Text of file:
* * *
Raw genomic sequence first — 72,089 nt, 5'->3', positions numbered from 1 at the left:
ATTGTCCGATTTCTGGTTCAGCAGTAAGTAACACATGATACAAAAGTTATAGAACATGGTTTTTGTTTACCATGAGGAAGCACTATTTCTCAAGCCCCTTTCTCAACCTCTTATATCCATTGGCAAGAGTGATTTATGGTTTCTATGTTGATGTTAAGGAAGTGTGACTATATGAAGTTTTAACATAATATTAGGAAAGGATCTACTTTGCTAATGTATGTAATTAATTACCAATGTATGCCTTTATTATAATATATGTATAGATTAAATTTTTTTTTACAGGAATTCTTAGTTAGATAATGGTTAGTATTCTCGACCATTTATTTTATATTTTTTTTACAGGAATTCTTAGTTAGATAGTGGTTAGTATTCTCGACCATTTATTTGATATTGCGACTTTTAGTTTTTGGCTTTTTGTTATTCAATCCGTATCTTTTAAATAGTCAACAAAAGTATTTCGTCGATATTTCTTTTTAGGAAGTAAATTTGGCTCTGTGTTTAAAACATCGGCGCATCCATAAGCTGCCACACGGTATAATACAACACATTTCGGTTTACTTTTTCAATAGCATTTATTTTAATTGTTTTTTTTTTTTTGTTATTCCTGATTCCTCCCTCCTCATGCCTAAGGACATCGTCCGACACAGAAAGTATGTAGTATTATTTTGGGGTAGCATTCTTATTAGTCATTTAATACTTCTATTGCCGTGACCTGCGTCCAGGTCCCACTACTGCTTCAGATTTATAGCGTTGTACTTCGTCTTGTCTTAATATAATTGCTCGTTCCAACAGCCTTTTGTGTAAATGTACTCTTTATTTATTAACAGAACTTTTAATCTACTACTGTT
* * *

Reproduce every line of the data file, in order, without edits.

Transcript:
Raw genomic sequence first — 72,089 nt, 5'->3', positions numbered from 1 at the left:
ATTGTCCGATTTCTGGTTCAGCAGTAAGTAACACATGATACAAAAGTTATAGAACATGGTTTTTGTTTACCATGAGGAAGCACTATTTCTCAAGCCCCTTTCTCAACCTCTTATATCCATTGGCAAGAGTGATTTATGGTTTCTATGTTGATGTTAAGGAAGTGTGACTATATGAAGTTTTAACATAATATTAGGAAAGGATCTACTTTGCTAATGTATGTAATTAATTACCAATGTATGCCTTTATTATAATATATGTATAGATTAAATTTTTTTTTACAGGAATTCTTAGTTAGATAATGGTTAGTATTCTCGACCATTTATTTTATATTTTTTTTACAGGAATTCTTAGTTAGATAGTGGTTAGTATTCTCGACCATTTATTTGATATTGCGACTTTTAGTTTTTGGCTTTTTGTTATTCAATCCGTATCTTTTAAATAGTCAACAAAAGTATTTCGTCGATATTTCTTTTTAGGAAGTAAATTTGGCTCTGTGTTTAAAACATCGGCGCATCCATAAGCTGCCACACGGTATAATACAACACATTTCGGTTTACTTTTTCAATAGCATTTATTTTAATTGTTTTTTTTTTTTTGTTATTCCTGATTCCTCCCTCCTCATGCCTAAGGACATCGTCCGACACAGAAAGTATGTAGTATTATTTTGGGGTAGCATTCTTATTAGTCATTTAATACTTCTATTGCCGTGACCTGCGTCCAGGTCCCACTACTGCTTCAGATTTATAGCGTTGTACTTCGTCTTGTCTTAATATAATTGCTCGTTCCAACAGCCTTTTGTGTAAATGTACTCTTTATTTATTAACAGAACTTTTAATCTACTACTGTT